This takes place 12 years after the first outbreak as seen in the first Dead movie.  We're not really referencing the other movies directly, although their iconography permeates every scene.  I love both of the two strands of zombie movies.  Russo went into the self-parody mode with The Return of the Living Dead, but it's a great movie, maybe my favorite.  It's genuinely funny and genuinely creepy, and of course, it gave us the BRAAAIINNNNSSS motif and that great line where the zombies send out for a fast food delivery: 'Send more cops!'  And do I need to mention Trash dancing in the graveyard?

Romero's movies are the classics of course, and have come to dominate the public consciousness as far as zombies go, defining the rules of the game, just as Bram Stoker's Dracula defined the rules for vampires. Beyond that, Aftermath is all fresh territory.

 

Punk Rock Zombies! David Hine Talks About Halloween's NIGHT OF THE LIVING DEAD: AFTERMATHHow did you prepare for writing Night of the Living Dead: Aftermath? Is there a particular writing method or process you use to prepare for writing horror?

I have a different ritual for each of the books I write.  For Night of the Living Dead, I lock myself away in the basement for a week, listening to Throbbing Gristle's Hamburger Lady on continuous loop, with only a couple of quarts of Jack Daniel's Old Number 7 Tennessee Whiskey and specially imported Hershey's Cookies 'n' Creme bars for sustenance.  That seems to do the trick.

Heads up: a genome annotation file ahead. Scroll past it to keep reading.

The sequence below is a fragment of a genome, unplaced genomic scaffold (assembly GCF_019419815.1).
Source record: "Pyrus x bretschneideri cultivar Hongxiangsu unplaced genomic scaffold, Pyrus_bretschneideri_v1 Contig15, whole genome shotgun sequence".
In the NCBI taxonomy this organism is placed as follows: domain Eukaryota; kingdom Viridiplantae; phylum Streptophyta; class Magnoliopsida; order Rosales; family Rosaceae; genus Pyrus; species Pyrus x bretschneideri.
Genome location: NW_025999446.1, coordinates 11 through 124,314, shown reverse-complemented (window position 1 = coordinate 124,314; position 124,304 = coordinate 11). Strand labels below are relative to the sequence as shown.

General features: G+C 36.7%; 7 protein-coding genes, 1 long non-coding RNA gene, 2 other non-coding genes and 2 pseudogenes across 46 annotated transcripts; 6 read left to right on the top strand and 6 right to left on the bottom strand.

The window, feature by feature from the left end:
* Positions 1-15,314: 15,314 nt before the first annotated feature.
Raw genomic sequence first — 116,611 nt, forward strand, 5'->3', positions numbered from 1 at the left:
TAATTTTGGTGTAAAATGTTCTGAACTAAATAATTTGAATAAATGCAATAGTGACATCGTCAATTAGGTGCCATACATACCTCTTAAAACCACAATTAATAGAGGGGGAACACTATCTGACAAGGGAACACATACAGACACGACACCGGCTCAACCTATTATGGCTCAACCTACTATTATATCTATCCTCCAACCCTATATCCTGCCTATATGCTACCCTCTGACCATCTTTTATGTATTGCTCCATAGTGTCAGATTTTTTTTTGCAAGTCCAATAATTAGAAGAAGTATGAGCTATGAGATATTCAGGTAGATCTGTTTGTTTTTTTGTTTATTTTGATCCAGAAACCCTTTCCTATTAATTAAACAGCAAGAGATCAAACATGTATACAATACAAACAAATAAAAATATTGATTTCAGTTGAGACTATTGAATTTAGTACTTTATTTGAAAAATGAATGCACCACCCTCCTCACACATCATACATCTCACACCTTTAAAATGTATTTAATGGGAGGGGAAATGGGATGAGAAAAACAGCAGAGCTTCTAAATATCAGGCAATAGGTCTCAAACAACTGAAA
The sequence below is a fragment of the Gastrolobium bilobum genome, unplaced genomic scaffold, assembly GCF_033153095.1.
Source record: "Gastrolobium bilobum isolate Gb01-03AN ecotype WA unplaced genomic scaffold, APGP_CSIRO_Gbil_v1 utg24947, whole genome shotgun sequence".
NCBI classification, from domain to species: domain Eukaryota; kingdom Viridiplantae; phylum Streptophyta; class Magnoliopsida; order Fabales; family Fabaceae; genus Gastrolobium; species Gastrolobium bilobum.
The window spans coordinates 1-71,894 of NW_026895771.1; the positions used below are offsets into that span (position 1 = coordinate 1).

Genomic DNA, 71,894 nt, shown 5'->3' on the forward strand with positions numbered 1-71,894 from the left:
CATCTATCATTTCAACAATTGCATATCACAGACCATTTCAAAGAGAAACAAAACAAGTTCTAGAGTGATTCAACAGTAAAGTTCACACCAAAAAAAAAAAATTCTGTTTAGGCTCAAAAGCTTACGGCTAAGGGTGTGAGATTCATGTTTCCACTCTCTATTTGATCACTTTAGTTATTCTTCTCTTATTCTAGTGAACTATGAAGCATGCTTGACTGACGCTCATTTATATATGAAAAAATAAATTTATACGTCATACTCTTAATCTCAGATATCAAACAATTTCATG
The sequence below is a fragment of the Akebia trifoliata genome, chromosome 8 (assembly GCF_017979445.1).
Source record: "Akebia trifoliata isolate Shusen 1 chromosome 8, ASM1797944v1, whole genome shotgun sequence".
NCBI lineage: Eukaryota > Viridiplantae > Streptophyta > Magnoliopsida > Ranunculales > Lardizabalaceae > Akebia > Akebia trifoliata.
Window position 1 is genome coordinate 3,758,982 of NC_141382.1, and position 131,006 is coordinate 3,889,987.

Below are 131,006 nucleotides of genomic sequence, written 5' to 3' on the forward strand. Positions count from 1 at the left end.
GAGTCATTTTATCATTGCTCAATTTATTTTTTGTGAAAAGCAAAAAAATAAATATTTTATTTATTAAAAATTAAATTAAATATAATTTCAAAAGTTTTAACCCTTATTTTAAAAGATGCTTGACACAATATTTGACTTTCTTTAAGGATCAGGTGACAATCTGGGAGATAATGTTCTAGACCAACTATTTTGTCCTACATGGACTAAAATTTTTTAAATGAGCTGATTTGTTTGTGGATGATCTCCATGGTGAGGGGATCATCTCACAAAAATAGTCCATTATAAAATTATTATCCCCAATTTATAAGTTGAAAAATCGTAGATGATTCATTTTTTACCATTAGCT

What are your thoughts on the Dead film series and Night of the Living Dead comics as period pieces, set in a past era?

I suppose the movies are period pieces now.  They certainly reflect their times, although that sense of social unease that underpins the zombie mythology never seems to go away.  With Aftermath, I'm looking to capture the feel of the punk and post-punk era of the late 70's early 80's.  It was a time when the idealism of the 60's had given way to the nihilism of the Blank Generation and was about to mutate into the selfish consumerism of the Reagan years.  It's a challenge to write a story in the fairly recent past.  You have to be so careful to avoid anachronisms.  This is a time when we were not always contactable because telephones were not portable and there was no internet. Middle-class housewives, TV personalities and movie stars did not sport tattoos and we didn't say, "And I was, like, awesome, dude!" (Not that I say that anyway, of course). But did people say "bogus," "chill," and "stoked" in 1980?  How big were boom boxes?  Could you still smoke in the movie theatres?  You have to get all that stuff right and I hope we don't screw up too badly.

 

Punk Rock Zombies! David Hine Talks About Halloween's NIGHT OF THE LIVING DEAD: AFTERMATHAvatar Press plans to kick off the Aftermath series in style, launching on Halloween 2012 with variant covers, promotional kits of goodies for retailers, a value-priced reprint collection, and more. What are your thoughts on the NOTLD relaunch campaign?

As long as I get sent a package of all the merchandise, the more the merrier.  I will not be wearing zombie make-up for signings, though.  Sorry.

 

The Walking Dead is the powerhouse zombie title on the comic market today.  What differentiates the monthly Aftermath series from Walking Dead or other zombie titles on the market?

I'm not going to worry too much about making it different to Walking Dead or any of the other zombie books.  After all, Night of the Living Dead is where it all started.  I will do what I always do and write the series in my own style.  My approach to characters is different to Robert Kirkman's. He's very much into using dialogue to open up the characters.  I write more stripped-down and opaque dialogue, where my characters are more likely to dissemble or lie outright.  Apart from that, the sex scenes will be a little less discrete and the violence perhaps a little more gleeful.  What all zombie stories have in common is that mass killing of zombies is fun.  We won't forget that.